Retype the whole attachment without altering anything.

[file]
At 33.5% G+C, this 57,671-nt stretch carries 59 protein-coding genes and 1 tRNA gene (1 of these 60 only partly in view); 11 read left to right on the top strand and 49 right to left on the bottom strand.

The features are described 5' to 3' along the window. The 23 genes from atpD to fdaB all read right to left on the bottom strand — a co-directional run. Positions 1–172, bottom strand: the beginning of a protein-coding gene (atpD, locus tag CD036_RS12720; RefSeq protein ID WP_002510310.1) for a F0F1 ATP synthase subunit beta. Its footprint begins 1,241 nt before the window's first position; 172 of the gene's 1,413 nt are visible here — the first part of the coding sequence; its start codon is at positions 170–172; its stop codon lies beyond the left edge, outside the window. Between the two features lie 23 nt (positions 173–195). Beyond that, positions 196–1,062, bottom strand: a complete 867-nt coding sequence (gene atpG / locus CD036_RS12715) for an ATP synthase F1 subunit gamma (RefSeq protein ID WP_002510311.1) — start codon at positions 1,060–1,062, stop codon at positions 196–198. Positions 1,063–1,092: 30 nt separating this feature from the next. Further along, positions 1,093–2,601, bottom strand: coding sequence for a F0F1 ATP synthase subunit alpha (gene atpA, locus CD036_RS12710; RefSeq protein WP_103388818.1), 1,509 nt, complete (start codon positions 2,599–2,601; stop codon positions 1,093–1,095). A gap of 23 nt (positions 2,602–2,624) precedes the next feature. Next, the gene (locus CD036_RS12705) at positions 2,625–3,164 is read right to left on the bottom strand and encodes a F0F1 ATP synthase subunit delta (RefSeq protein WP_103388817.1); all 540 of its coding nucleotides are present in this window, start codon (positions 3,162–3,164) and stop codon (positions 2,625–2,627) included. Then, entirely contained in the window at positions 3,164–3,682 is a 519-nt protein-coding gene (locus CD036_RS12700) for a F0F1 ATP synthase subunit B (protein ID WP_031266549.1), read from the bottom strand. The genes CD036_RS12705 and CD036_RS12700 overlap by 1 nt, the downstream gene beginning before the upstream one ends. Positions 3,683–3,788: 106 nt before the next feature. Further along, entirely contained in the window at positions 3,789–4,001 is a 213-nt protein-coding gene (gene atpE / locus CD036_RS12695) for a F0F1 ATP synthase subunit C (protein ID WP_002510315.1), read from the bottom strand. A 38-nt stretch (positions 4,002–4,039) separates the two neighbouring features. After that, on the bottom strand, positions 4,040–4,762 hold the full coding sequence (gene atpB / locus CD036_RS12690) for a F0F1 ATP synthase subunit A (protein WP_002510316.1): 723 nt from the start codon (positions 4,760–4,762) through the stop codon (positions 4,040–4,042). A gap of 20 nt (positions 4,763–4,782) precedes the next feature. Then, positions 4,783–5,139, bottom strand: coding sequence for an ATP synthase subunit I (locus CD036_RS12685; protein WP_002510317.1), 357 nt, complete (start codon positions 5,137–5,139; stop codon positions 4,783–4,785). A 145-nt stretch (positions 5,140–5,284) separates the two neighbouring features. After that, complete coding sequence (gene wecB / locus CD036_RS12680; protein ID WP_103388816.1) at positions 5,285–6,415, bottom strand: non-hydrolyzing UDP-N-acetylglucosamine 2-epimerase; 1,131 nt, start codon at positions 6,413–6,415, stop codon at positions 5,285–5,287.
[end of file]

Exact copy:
At 33.5% G+C, this 57,671-nt stretch carries 59 protein-coding genes and 1 tRNA gene (1 of these 60 only partly in view); 11 read left to right on the top strand and 49 right to left on the bottom strand.

The features are described 5' to 3' along the window. The 23 genes from atpD to fdaB all read right to left on the bottom strand — a co-directional run. Positions 1–172, bottom strand: the beginning of a protein-coding gene (atpD, locus tag CD036_RS12720; RefSeq protein ID WP_002510310.1) for a F0F1 ATP synthase subunit beta. Its footprint begins 1,241 nt before the window's first position; 172 of the gene's 1,413 nt are visible here — the first part of the coding sequence; its start codon is at positions 170–172; its stop codon lies beyond the left edge, outside the window. Between the two features lie 23 nt (positions 173–195). Beyond that, positions 196–1,062, bottom strand: a complete 867-nt coding sequence (gene atpG / locus CD036_RS12715) for an ATP synthase F1 subunit gamma (RefSeq protein ID WP_002510311.1) — start codon at positions 1,060–1,062, stop codon at positions 196–198. Positions 1,063–1,092: 30 nt separating this feature from the next. Further along, positions 1,093–2,601, bottom strand: coding sequence for a F0F1 ATP synthase subunit alpha (gene atpA, locus CD036_RS12710; RefSeq protein WP_103388818.1), 1,509 nt, complete (start codon positions 2,599–2,601; stop codon positions 1,093–1,095). A gap of 23 nt (positions 2,602–2,624) precedes the next feature. Next, the gene (locus CD036_RS12705) at positions 2,625–3,164 is read right to left on the bottom strand and encodes a F0F1 ATP synthase subunit delta (RefSeq protein WP_103388817.1); all 540 of its coding nucleotides are present in this window, start codon (positions 3,162–3,164) and stop codon (positions 2,625–2,627) included. Then, entirely contained in the window at positions 3,164–3,682 is a 519-nt protein-coding gene (locus CD036_RS12700) for a F0F1 ATP synthase subunit B (protein ID WP_031266549.1), read from the bottom strand. The genes CD036_RS12705 and CD036_RS12700 overlap by 1 nt, the downstream gene beginning before the upstream one ends. Positions 3,683–3,788: 106 nt before the next feature. Further along, entirely contained in the window at positions 3,789–4,001 is a 213-nt protein-coding gene (gene atpE / locus CD036_RS12695) for a F0F1 ATP synthase subunit C (protein ID WP_002510315.1), read from the bottom strand. A 38-nt stretch (positions 4,002–4,039) separates the two neighbouring features. After that, on the bottom strand, positions 4,040–4,762 hold the full coding sequence (gene atpB / locus CD036_RS12690) for a F0F1 ATP synthase subunit A (protein WP_002510316.1): 723 nt from the start codon (positions 4,760–4,762) through the stop codon (positions 4,040–4,042). A gap of 20 nt (positions 4,763–4,782) precedes the next feature. Then, positions 4,783–5,139, bottom strand: coding sequence for an ATP synthase subunit I (locus CD036_RS12685; protein WP_002510317.1), 357 nt, complete (start codon positions 5,137–5,139; stop codon positions 4,783–4,785). A 145-nt stretch (positions 5,140–5,284) separates the two neighbouring features. After that, complete coding sequence (gene wecB / locus CD036_RS12680; protein ID WP_103388816.1) at positions 5,285–6,415, bottom strand: non-hydrolyzing UDP-N-acetylglucosamine 2-epimerase; 1,131 nt, start codon at positions 6,413–6,415, stop codon at positions 5,285–5,287.